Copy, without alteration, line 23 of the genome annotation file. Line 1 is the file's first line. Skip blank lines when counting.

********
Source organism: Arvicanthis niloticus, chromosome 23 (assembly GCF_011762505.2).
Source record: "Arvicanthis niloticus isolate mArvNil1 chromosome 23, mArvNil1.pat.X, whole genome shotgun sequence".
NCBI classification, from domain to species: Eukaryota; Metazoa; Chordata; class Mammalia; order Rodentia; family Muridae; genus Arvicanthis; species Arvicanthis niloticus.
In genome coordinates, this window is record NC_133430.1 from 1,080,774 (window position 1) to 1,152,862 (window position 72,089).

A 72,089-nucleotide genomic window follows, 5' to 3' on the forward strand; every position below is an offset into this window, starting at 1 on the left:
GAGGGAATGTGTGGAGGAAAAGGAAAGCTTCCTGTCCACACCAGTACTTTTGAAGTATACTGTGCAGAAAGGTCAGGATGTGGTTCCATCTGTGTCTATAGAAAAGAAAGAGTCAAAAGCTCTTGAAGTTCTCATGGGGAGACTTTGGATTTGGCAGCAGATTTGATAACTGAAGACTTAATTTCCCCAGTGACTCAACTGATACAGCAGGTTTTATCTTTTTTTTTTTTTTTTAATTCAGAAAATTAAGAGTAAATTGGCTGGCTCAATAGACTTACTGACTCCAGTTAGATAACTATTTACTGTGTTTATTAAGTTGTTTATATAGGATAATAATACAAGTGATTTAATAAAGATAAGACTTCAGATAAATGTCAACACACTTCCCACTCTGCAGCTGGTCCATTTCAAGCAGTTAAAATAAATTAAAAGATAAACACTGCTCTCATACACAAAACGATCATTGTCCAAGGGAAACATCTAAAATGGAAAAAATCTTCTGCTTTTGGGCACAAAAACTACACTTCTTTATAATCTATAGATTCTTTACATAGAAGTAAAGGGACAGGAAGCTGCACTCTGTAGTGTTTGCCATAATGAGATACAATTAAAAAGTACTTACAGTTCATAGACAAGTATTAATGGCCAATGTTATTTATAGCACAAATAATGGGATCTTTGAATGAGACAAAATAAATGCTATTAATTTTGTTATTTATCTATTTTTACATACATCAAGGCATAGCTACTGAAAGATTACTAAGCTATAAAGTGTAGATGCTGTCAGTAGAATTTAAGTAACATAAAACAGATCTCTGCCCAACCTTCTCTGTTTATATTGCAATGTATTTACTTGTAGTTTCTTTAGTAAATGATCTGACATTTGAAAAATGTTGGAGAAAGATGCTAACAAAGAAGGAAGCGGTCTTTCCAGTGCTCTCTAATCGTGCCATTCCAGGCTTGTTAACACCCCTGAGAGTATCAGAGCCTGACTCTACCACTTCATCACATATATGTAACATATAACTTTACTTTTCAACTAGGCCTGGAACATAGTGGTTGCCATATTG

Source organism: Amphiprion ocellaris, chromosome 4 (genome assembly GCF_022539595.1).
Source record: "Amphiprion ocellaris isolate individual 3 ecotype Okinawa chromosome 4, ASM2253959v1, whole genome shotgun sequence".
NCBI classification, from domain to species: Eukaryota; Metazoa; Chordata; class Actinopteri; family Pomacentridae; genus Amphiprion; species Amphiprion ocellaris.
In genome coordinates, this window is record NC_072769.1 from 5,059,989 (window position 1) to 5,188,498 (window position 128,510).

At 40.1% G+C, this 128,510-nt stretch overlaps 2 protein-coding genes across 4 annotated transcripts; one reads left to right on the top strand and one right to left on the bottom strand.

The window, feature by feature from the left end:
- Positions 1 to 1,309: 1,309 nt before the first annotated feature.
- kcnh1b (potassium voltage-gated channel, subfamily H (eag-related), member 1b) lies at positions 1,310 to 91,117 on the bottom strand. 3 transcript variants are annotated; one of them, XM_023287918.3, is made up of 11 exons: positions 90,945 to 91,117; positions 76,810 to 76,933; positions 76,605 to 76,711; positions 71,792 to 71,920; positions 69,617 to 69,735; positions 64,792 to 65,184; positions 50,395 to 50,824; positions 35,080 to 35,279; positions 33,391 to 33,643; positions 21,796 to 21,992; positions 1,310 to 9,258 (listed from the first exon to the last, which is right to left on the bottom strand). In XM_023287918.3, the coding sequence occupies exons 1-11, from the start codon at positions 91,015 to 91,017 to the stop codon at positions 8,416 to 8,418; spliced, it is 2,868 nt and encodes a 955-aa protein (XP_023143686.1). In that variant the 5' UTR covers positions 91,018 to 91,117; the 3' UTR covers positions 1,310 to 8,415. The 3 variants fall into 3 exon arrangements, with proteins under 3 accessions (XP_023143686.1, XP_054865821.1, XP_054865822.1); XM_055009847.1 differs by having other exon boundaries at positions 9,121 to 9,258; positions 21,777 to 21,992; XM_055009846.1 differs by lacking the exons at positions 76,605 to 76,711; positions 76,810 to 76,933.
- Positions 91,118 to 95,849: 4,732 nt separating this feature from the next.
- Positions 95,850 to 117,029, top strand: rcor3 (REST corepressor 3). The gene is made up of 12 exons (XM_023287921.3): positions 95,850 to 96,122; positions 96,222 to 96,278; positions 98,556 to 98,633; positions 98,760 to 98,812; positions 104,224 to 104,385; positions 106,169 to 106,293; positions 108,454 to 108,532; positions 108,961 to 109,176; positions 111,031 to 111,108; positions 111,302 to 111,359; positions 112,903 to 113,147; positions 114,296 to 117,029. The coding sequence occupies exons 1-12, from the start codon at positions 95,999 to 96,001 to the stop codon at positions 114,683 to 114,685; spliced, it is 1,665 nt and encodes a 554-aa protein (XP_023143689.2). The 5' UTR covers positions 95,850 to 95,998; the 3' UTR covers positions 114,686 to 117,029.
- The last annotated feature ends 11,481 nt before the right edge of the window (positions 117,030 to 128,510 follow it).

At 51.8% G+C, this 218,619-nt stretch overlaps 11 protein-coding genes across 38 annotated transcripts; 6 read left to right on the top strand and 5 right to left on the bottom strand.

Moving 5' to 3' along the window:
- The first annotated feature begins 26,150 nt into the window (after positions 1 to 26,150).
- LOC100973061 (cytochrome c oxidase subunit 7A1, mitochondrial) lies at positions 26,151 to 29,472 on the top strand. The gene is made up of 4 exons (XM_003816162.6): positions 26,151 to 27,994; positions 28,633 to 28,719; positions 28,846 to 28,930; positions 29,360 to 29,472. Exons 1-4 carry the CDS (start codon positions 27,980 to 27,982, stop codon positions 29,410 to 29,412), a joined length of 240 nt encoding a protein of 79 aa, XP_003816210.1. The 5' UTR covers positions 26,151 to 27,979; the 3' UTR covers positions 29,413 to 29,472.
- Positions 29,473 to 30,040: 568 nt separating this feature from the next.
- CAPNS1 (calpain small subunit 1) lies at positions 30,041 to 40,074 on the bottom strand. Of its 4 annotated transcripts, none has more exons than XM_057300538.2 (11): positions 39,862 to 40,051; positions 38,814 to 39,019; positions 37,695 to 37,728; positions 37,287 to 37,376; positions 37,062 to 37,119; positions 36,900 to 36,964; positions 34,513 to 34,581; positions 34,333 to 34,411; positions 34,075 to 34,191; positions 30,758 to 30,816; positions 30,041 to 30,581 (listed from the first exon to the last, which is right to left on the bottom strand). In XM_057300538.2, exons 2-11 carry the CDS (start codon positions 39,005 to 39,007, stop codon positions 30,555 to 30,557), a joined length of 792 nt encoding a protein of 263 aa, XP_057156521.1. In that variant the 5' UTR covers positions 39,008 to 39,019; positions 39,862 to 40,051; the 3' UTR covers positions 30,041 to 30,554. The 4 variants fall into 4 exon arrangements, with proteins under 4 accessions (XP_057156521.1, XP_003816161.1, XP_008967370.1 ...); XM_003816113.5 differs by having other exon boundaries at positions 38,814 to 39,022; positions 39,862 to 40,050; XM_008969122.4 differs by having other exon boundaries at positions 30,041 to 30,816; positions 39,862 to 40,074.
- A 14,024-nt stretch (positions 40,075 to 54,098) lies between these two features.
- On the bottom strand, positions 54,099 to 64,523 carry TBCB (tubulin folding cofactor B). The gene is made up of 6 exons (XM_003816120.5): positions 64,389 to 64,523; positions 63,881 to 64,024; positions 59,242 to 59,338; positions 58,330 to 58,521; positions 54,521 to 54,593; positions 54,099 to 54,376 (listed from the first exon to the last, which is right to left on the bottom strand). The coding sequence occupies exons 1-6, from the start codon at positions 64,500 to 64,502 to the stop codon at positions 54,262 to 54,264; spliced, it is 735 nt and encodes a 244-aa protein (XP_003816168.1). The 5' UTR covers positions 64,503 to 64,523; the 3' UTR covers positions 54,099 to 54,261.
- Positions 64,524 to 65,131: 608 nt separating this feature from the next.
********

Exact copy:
- CAPNS1 (calpain small subunit 1) lies at positions 30,041 to 40,074 on the bottom strand. Of its 4 annotated transcripts, none has more exons than XM_057300538.2 (11): positions 39,862 to 40,051; positions 38,814 to 39,019; positions 37,695 to 37,728; positions 37,287 to 37,376; positions 37,062 to 37,119; positions 36,900 to 36,964; positions 34,513 to 34,581; positions 34,333 to 34,411; positions 34,075 to 34,191; positions 30,758 to 30,816; positions 30,041 to 30,581 (listed from the first exon to the last, which is right to left on the bottom strand). In XM_057300538.2, exons 2-11 carry the CDS (start codon positions 39,005 to 39,007, stop codon positions 30,555 to 30,557), a joined length of 792 nt encoding a protein of 263 aa, XP_057156521.1. In that variant the 5' UTR covers positions 39,008 to 39,019; positions 39,862 to 40,051; the 3' UTR covers positions 30,041 to 30,554. The 4 variants fall into 4 exon arrangements, with proteins under 4 accessions (XP_057156521.1, XP_003816161.1, XP_008967370.1 ...); XM_003816113.5 differs by having other exon boundaries at positions 38,814 to 39,022; positions 39,862 to 40,050; XM_008969122.4 differs by having other exon boundaries at positions 30,041 to 30,816; positions 39,862 to 40,074.